Friday, June 22, 2012

Thoughts On Grace

Grace is a common topic among the churched.  Some relegate it to the prayer before a meal, although I'm not quite sure where the origin of that comes from.  Some hold to the idea that it is the unmerited favor of God and although that is true, Scripture seems to offer us a much broader definition.  Still others see it as a liberty to live in such a way that results in no consequence for their actions.  A license to sin if you will.  Freedom to continue living in a way that requires no real transformation. It's as if grace has the power to save but stops short at really changing me.  Really, that's it?  A mere ticket to heaven?  So, I say a little prayer, trust in this gift of grace and I have the assurance of heaven, case closed?  When I reconcile that definition of grace with the truth in Scripture, that idea of grace seems completely shortsighted.

First, the grace of God is not actions without consequence. God does not simply choose to ignore our sin.  To do so would render Him unjust.  Justice requires payment for wrong done.  Because God is a just God, He does not simply let us off the hook.  God never turns a blind eye to our sin.  Never! The grace of God isn't simply a get out of jail free card.  The concept of grace is characterized by something much more powerful than a dismissal of the charges against us.  Sin carries with it a penalty of death and instead of changing the rules, ignoring our sin, or giving us a second chance, God has chosen to send His Son to die in order to appease the demands of justice.  Instead of actions without consequence, grace is actually Jesus paying the penalty for our sin. It looks like this, we sinned, He suffers the consequences of our sin, justice has been appeased. More than just a prayer and a free ticket to heaven isn't it?

On the cross, Jesus paid the price for all of our sin.  All past, present, and future sin.  Knowing that fact, as a Believer, shouldn't that change my perspective on how I approach life?  After all, if I know that my sin is not simply washed away but paid for by the suffering of Jesus, isn't treating grace as a license to sin absolutely horrific? The writer of Hebrews makes that point when he states we are in essence crucifying Jesus again when we continue in sin (Hebrews 6:6).  It is an immature and unlearned approach to grace when we live in such a way that we simply believe that grace affords use the freedom to continue a lifestyle inconsistent with that of the new birth.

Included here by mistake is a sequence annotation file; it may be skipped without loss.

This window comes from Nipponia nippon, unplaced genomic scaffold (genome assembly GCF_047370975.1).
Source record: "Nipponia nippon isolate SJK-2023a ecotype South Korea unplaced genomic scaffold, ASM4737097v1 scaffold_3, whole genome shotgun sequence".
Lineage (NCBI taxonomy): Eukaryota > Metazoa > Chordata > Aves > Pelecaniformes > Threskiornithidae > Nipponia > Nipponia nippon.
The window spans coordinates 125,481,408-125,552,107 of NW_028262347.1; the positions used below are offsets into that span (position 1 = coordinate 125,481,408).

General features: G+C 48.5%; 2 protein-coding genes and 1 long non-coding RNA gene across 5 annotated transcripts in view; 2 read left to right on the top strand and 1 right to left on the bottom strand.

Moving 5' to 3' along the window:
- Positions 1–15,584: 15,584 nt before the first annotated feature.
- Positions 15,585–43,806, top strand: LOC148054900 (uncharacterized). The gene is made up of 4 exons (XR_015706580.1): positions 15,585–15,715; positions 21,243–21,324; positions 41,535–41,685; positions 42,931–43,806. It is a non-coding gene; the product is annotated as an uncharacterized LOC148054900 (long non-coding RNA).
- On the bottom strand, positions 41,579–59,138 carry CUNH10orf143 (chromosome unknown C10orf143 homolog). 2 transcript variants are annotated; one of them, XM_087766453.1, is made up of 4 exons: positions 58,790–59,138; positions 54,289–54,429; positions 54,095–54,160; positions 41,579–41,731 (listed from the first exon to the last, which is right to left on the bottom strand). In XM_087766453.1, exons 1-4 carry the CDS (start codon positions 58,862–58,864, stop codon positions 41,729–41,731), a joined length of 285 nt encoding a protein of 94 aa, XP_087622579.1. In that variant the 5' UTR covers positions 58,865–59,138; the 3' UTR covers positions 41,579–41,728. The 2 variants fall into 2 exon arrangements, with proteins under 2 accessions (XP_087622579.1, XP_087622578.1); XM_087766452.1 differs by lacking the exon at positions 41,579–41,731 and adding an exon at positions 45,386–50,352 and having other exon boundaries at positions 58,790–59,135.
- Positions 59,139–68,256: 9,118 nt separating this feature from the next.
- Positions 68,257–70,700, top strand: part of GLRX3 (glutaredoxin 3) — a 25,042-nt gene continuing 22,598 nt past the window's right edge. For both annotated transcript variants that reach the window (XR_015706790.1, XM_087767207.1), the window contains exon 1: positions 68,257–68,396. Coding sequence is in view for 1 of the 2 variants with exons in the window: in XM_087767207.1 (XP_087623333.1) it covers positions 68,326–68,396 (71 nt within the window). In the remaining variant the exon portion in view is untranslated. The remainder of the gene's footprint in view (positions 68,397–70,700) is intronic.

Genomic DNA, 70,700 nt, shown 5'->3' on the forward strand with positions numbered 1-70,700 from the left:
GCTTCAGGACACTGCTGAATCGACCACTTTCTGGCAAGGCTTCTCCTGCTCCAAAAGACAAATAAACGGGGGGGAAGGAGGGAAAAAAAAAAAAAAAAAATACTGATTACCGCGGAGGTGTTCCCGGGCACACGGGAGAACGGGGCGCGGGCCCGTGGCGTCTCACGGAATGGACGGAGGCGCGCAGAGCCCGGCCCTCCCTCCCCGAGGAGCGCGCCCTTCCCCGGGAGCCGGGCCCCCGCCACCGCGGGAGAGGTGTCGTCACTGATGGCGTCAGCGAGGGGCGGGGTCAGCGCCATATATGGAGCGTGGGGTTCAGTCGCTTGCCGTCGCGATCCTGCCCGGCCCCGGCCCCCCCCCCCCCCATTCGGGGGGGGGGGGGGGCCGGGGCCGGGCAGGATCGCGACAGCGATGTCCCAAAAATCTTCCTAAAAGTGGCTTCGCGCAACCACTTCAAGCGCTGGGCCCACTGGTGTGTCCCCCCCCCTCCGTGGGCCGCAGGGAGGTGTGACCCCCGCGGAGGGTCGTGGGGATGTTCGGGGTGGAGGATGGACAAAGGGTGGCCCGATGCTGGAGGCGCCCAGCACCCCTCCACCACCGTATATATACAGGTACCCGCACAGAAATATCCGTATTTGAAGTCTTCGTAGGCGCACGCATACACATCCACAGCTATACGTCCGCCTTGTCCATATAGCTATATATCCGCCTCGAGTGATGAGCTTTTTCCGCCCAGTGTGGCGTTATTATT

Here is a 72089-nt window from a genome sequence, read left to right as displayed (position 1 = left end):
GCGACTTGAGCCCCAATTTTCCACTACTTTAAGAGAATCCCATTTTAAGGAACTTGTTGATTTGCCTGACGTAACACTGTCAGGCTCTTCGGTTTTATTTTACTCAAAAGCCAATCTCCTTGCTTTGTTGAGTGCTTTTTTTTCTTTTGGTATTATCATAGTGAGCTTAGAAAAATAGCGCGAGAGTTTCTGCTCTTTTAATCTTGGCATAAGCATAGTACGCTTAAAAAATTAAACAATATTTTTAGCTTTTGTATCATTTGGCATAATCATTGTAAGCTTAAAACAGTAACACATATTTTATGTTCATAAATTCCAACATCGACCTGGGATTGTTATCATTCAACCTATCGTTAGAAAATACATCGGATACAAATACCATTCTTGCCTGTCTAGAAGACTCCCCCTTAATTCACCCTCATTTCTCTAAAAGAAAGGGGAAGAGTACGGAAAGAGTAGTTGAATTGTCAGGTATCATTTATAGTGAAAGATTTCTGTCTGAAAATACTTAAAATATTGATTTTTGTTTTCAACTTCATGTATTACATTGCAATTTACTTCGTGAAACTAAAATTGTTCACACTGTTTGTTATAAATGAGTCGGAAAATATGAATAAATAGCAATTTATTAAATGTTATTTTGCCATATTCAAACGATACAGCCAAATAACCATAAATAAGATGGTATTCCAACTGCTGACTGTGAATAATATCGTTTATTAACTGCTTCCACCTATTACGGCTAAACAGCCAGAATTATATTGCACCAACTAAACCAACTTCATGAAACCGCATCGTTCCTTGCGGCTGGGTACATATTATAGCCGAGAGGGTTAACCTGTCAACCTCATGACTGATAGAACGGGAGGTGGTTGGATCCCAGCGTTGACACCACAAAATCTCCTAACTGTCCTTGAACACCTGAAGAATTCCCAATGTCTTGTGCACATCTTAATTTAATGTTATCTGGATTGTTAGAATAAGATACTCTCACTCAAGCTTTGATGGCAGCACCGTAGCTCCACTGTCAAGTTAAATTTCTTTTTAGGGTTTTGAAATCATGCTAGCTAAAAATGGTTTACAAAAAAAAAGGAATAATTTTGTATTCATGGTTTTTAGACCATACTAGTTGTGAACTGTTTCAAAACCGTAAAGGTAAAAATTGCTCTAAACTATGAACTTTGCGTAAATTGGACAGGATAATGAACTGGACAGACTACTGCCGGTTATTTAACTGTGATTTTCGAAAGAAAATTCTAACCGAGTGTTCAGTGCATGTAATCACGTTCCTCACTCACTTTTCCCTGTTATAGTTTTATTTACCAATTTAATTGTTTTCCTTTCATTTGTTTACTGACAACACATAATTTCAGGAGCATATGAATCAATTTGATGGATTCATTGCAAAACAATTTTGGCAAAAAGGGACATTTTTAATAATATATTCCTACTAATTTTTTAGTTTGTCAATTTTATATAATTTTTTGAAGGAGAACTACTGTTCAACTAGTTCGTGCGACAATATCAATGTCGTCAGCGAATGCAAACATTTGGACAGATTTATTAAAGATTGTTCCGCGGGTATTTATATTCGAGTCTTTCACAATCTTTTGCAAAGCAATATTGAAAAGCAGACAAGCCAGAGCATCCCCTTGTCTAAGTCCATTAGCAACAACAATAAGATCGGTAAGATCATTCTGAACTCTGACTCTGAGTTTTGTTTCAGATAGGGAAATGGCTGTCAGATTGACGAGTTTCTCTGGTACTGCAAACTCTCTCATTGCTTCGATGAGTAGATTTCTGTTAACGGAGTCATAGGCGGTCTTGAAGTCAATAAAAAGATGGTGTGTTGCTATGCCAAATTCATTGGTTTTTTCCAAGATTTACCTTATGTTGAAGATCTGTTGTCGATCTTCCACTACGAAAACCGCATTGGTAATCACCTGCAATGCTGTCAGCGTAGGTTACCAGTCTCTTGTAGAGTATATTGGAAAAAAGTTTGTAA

Indeed the grace of God reached into my situation and addressed my sin problem. That grace does not simply grant me the freedom to sin without facing the consequences of that sin. Grace has indeed set us free. That freedom is not freedom to sin, but freedom from sin. God's grace does not only offer me forgiveness for sin, but it actually empowers me to overcome sin. As a Believer, the life God designed me to live is characterized by a supernatural endowment to live victorious over sin. The grace of God does not stop with my new birth experience, it only begins there.

Titus 2 declares, "For the grace of God that brings salvation has appeared to all men, teaching us that, denying ungodliness and worldly lusts, we should live soberly, righteously, and godly in the present age, looking for the blessed hope and glorious appearing of our great God and Savior Jesus Christ, who gave Himself for us, that He might redeem us from every lawless deed and purify for Himself His own special people, zealous for good works." So, while this grace indeed is characterized by God's unmerited favor towards us in saving us, it also empowers us to live the new life that we've been given. It is tragic for a Believer to choose to live short of that.

God is so good. Think about it for a moment. He sent Jesus to pay the price for my sin and to free me from the power of sin. That's grace! He also empowered me, by putting His Spirit in me in order to enable me to live the kind of life He designed me to live. That's also grace! He's done all the work and what He requires of me is to simply trust in Him and the work He's done. When I choose to do that, I'm allowing grace to complete its work in me. Anything short of that is settling for a life unworthy of the price He's paid.

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